Now on his sixth studio album as the sounds of his continent continue to proliferate across the globe, Afrobeats sensation Burna Boy returns for the first time since breaking through to the mainstream in a big way with the Diddy-produced and Grammy-winning project that was 2020’s Twice as Tall. Spanning 19 tracks and bringing a group of Western stars like Khalid, Ed Sheeran and Kehlani along for the ride with other globetrotting sensations like Popcaan and J Balvin, Burna Boy’s latest is essentially a celebration of the barriers to global music being broken down as he continues to bring his energetic and charismatic delivery to the table. While its feature-heavy hour in length makes it a little more inconsistent than usual, the highs of this project are as high as they’ve ever been. 2022 continues to prove itself as a year when non-Westernized music is becoming dominant – it’s certainly always refreshing to hear.
Just as Burna Boy delightfully interspersed African choral and gospel music into his work on his previous project, Love, Damini is bookended by appearances from the legendary Ladysmith Black Mambazo. Opening track “Glory” is a great way to ease listeners in with a more lowkey sound as Burna reminisces on his journey over a passionate 70s R&B sample, the choir echoing “this is my story” behind him. One of his greatest strengths has always been combining his positive demeanour with a message, and dropping lines about apartheid and his experiences coming from Africa into his tale without making them a huge focus does a lot to bring us into his world. The track “Science” kicks the party off as Burna uses the classic Afrobeats sound to tell a unique story. Becoming entranced into a voodoo curse by a love interest’s dancing, Burna is helpless under her control as the mysterious, sinister guitar parts in the back build out an appropriate atmosphere. Complete with gunshots and ambulance sounds, it genuinely resembles a Disney villain song at times. “Cloak & Dagger” doesn’t have an incredibly strong hook, but the novelty of the track alone is engaging as he trades bars with British rapper J Hus, their two different sets of dialects and slang terms bouncing off each other as worlds collide. Single “Kilometre” hits hard with a fantastic mix as Burna uses the titular metaphor to celebrate how far he’s come. Combining the stuttering Afrobeats rhythms with a bit of reggae energy, Burna’s flow is relentless on the track as he barks out some deep-voiced ad-libs and infectiously repetitive triplets.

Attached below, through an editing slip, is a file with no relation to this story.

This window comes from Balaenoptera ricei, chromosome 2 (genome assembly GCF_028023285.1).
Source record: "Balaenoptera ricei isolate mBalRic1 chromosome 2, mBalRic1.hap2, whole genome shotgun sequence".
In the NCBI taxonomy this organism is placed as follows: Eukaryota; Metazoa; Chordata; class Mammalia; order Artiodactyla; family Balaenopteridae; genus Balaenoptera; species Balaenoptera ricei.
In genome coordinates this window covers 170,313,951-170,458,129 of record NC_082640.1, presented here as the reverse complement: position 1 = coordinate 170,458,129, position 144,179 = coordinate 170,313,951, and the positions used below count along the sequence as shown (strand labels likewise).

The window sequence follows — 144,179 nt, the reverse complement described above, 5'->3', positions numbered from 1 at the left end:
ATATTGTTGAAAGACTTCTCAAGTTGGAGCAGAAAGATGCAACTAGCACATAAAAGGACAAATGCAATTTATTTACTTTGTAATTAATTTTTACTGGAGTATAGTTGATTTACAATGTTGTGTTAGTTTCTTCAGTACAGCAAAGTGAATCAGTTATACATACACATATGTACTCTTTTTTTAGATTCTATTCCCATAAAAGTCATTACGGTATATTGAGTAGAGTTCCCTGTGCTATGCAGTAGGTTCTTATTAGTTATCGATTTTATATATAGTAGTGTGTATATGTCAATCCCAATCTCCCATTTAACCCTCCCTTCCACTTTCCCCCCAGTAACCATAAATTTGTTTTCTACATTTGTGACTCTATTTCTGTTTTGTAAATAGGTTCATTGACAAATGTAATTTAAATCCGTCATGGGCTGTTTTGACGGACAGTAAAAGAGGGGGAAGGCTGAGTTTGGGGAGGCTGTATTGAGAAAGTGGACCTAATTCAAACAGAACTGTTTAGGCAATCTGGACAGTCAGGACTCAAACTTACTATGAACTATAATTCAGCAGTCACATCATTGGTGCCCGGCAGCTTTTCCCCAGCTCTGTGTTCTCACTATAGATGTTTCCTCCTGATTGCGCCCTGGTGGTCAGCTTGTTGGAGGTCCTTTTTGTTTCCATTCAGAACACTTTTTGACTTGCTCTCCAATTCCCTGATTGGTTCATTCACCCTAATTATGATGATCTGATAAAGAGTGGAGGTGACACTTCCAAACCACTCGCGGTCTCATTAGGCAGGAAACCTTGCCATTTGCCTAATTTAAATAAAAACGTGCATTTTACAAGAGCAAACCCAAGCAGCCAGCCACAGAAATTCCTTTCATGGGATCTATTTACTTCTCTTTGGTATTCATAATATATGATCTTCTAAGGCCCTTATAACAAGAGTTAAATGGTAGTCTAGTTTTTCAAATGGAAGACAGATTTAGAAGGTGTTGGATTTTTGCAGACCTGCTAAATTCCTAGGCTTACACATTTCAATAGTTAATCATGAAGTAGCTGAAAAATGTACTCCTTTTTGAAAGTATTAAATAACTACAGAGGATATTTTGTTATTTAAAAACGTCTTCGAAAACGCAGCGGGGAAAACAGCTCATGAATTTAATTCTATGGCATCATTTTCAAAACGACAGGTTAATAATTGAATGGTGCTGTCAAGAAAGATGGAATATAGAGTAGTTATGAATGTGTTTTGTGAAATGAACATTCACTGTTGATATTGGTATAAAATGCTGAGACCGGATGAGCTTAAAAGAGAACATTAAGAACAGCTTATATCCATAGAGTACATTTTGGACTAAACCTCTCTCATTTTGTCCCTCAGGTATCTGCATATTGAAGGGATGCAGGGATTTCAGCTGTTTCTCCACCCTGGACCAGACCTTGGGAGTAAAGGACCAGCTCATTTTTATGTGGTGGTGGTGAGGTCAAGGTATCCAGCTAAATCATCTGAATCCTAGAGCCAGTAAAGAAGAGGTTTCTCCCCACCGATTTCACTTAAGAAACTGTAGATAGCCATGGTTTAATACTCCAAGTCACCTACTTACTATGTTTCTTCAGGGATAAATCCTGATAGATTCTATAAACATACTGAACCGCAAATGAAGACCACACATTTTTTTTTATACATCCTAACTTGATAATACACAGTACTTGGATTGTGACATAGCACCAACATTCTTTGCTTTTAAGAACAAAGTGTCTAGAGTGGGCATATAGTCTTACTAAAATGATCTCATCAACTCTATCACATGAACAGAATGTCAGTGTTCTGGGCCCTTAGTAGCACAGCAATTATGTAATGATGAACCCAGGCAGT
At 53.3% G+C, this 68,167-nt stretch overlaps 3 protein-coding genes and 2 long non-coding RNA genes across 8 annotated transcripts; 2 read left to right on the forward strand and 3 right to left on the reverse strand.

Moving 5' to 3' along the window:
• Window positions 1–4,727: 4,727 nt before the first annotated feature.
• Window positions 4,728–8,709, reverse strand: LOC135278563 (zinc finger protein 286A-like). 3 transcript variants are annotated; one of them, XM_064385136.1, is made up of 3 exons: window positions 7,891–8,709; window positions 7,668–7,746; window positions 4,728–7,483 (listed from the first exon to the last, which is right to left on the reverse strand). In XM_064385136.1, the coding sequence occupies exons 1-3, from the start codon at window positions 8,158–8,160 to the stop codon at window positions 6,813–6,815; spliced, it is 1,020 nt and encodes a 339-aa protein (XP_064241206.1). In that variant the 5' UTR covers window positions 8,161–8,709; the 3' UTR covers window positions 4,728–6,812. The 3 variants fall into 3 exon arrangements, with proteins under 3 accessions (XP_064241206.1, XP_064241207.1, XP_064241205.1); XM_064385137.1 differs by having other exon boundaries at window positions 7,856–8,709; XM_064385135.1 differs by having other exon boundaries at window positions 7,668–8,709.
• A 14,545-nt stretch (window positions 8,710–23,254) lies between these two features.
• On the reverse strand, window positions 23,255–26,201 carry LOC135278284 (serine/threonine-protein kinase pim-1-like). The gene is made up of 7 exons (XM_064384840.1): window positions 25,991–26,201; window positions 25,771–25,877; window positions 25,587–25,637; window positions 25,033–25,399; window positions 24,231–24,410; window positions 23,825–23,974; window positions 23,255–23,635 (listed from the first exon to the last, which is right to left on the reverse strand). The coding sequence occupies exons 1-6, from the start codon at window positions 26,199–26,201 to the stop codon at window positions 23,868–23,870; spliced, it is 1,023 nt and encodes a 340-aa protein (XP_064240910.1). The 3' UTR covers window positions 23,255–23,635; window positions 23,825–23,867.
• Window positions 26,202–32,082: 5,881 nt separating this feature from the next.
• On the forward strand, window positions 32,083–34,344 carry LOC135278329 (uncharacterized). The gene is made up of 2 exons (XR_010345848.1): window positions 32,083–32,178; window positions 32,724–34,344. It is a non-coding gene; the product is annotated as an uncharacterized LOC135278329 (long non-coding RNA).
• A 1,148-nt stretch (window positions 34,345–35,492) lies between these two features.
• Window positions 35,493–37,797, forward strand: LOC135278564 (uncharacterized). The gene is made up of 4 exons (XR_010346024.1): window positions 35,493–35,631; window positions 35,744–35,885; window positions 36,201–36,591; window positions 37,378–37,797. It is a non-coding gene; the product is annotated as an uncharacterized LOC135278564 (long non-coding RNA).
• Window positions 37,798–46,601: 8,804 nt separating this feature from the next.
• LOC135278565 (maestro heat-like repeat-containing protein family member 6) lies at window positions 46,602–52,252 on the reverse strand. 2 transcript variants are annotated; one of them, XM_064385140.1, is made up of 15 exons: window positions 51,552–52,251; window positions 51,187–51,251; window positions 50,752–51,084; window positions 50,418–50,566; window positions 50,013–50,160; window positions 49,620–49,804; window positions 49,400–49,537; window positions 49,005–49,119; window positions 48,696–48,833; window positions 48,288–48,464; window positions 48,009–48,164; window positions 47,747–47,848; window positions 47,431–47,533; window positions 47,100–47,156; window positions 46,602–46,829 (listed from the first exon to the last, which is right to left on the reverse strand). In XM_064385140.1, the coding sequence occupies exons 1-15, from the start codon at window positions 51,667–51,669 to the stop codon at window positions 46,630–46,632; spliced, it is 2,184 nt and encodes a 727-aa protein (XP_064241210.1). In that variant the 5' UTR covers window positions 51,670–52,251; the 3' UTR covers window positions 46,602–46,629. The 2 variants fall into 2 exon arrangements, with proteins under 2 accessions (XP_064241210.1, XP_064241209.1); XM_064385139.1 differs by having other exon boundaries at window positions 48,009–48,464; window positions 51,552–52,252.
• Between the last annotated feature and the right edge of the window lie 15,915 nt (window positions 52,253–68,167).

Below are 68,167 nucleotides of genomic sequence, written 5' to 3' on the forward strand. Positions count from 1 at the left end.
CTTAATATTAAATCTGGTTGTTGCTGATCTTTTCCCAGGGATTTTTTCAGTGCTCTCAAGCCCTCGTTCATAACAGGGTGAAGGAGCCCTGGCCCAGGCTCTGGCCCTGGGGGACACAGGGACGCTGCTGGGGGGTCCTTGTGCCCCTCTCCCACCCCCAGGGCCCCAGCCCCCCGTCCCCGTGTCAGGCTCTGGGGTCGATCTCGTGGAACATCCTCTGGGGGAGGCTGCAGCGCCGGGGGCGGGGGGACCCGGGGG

For all the celebration of someone like Bad Bunny recently scoring the first Spanish-language #1 album in the USA, hearing Burna Boy speaking in Yoruba and cracking the top 20 is pretty incredible. The track “Jagele” shows just how refreshing global music can be, as Burna’s delivery and syllables that simply don’t exist in the Western sphere can be so engagingly percussive – a word like “gbekele,” for example. With a catchy guitar riff in the back and Burna reaching into his falsetto, it’s another memorable track here. “Whiskey” and global smash “Last Last” find Burna tackling similar themes as he goes deep about the end of his relationship with singer Stefflon Don and issues facing his Nigerian hometown, including flooding and dangerous problems with air quality due to the city’s status as an oil port – on both tracks, we find Burna drowning his pain in alcohol. The harmonies and deep bari sax on “Whiskey” are striking, while the latter is more of a party atmosphere with soulful gang vocals and driving, relentless guitar strums in the back. “Different Size” comes equipped with an already-outdated and cheesy sample from Squid Game, and seems awkwardly placed to switch gears to a straightforward club anthem after getting political, but the Afrobeats energy stays afloat despite the more standard elements, while “It’s Plenty” features a highly uplifting and positive chorus as Burna expresses his desire to focus on the good things in life and spend his days on “enjoyment” over a bassline that contributes to the overall joyful vibe.